Wags, Not Wages<p>But for that, they needed permission and ideally, some funding. Vantaa Deputy Mayor Timo Aronkyto, who is also responsible for airport security, saw the benefit straight away. "It took me two minutes," he told DW.</p><p>However, his funding options were limited to about $390,000 total for the four-month pilot project aiming to prove that results from the dog tests are at least as accurate as the PCR test. Anyone who tests positive at the voluntary canine site is requested to go to the medical unit for confirmation.</p><p>The interest of Aronkyto, a trained physician, is rooted in both health and wealth. "Our testing at the airport costs more than 1 million [euros] (USD $1.2 million) a month at the moment," he said, explaining he expects that to go up to €3 million (USD. $3.5 million) per month in winter. "These dogs would be much cheaper," he pointed out.</p><p>He's optimistic support will grow as data from the current pilot project accumulates, explaining there is already work underway to change Finnish legislation so eventually sniffer dogs would have the same "authority" as customs dogs.</p><p>Aronkyto anticipates one animal performing both functions in the near future. He plans to continue this level of funding from his city budget into next year but that doesn't train new dogs nor expand the capacity beyond the four that split shifts currently at the airport, even as infection rates rise.</p>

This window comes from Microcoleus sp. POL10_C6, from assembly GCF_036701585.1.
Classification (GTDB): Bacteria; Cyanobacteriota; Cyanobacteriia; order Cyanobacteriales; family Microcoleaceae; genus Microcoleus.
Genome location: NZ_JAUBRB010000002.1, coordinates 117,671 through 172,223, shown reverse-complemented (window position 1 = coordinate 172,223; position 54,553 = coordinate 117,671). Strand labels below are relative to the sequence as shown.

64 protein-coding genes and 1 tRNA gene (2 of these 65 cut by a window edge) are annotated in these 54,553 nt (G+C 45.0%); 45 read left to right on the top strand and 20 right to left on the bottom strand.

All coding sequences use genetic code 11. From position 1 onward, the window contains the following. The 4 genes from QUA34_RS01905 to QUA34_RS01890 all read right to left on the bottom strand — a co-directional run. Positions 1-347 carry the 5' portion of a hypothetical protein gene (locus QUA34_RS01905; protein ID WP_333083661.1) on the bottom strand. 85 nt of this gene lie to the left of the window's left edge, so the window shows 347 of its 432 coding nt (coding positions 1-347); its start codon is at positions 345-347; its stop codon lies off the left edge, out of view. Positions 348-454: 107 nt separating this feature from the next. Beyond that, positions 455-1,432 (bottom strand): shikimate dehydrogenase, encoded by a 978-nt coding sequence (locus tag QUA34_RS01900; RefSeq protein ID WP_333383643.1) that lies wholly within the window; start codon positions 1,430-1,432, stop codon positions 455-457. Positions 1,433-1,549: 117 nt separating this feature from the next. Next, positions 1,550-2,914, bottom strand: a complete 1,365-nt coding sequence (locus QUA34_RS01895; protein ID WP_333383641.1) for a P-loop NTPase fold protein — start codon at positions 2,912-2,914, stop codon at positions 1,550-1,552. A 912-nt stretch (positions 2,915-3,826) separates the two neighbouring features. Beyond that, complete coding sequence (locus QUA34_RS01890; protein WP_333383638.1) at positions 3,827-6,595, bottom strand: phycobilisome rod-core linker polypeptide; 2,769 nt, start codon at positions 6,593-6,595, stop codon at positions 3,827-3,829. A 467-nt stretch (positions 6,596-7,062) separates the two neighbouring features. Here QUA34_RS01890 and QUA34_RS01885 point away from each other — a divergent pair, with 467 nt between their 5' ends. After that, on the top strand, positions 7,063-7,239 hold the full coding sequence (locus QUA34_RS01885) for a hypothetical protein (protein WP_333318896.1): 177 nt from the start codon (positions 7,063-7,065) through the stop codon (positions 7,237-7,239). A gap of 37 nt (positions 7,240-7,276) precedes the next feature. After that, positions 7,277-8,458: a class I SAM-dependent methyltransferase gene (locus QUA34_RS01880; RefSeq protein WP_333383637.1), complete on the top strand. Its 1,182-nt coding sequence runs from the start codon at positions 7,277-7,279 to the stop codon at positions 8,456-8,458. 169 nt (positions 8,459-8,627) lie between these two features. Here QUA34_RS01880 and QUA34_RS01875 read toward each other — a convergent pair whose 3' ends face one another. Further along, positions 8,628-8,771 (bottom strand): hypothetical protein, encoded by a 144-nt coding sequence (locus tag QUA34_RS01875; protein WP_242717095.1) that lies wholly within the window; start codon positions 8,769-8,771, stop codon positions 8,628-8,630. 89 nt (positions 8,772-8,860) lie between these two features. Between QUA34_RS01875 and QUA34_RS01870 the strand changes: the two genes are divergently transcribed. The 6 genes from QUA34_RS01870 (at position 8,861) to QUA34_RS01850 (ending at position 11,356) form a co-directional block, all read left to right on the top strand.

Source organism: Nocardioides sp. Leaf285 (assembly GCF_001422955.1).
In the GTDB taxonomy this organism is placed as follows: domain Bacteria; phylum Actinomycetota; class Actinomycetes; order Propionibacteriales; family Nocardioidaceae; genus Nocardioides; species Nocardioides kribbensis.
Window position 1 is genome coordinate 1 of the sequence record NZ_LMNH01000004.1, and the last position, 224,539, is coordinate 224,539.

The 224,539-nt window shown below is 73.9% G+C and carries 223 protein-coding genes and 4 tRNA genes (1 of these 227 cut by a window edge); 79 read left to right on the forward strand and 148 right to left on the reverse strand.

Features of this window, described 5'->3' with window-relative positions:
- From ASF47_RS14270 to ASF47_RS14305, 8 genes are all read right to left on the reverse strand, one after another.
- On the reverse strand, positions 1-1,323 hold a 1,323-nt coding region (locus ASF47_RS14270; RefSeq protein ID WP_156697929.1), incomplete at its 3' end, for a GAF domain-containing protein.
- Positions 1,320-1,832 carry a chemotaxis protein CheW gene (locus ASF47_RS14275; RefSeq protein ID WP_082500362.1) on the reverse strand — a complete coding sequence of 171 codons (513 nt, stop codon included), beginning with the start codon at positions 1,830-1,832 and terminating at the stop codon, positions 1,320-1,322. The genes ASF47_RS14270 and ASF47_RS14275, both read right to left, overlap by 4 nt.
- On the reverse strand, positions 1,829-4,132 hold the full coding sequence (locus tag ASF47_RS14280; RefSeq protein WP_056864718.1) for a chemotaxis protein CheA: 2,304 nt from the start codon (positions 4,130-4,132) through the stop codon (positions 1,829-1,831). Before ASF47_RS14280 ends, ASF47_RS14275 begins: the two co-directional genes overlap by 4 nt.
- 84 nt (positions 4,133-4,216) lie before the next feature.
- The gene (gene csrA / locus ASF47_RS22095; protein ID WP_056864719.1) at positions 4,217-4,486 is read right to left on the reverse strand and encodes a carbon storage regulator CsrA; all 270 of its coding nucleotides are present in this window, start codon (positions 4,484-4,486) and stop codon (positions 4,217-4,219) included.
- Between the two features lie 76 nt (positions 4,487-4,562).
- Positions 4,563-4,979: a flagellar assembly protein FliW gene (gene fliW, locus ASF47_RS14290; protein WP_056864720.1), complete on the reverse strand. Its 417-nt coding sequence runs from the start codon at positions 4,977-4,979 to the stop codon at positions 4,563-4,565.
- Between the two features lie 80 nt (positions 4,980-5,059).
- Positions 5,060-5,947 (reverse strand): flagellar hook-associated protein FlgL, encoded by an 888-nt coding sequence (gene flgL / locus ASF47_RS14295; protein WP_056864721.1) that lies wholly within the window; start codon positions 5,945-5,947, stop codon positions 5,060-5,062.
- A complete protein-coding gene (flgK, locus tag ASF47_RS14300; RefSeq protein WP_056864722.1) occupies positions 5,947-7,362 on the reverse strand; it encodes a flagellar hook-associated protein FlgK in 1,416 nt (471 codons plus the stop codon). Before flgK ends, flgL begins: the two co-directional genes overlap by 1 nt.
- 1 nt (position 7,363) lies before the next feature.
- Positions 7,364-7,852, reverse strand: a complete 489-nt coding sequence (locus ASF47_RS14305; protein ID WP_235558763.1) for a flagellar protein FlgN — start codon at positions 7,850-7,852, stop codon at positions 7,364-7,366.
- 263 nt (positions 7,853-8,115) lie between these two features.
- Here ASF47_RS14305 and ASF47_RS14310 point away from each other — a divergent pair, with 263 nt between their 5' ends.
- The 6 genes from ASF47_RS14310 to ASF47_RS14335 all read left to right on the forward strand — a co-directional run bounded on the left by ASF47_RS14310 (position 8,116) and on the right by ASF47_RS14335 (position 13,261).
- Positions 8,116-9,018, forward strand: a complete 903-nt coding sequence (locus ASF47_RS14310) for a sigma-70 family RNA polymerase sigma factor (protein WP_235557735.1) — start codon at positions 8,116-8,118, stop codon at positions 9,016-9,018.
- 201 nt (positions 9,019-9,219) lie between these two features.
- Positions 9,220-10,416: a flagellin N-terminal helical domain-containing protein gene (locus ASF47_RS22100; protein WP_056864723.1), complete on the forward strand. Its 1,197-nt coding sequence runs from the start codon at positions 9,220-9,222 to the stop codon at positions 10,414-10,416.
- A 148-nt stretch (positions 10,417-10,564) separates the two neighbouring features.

Helsinki Hesitates<p>Notably, however, the Finnish government has not signaled it would like to pick up the program itself, despite a huge surge in publicity and, as Hielm-Bjorkman and Paavilainen emphasize, interest from other countries. Travelers have been eager to participate, waiting in line more than an hour at times.</p><p>Finnish ambassador in Ramallah, Palestine, Paivi Peltokoski, praised the experience after a recent trip but, apparently, her enthusiasm is not overly contagious.</p>
<div id="d9823" class="rm-shortcode" data-rm-shortcode-id="61d382f115fe66a44eb793d9ebee3d94"><blockquote class="twitter-tweet twitter-custom-tweet" data-twitter-tweet-id="1318564228450615299" data-partner="rebelmouse"><div style="margin:1em 0">I was tested negative by two #coronadogs upon arrival at the #Helsinki airport in #Finland. Later a medical test ve… https://t.co/cGlWQn8DJb</div> — Päivi Peltokoski (@Päivi Peltokoski)<a href="https://twitter.com/PaiviPeltokoski/statuses/1318564228450615299">1603205184.0</a></blockquote></div><p>"If the government would see this already as something that they would believe in," Hielm-Bjorkman said, she could envision training hundreds of dogs, stationing sniffers at concert halls or sports matches or elderly care homes. She adds there's a need for a "paradigm shift" for both medical professionals and the public.</p><p>Usually it's doctors telling patients if they're sick, she explained, and "here it's a dog handler."</p>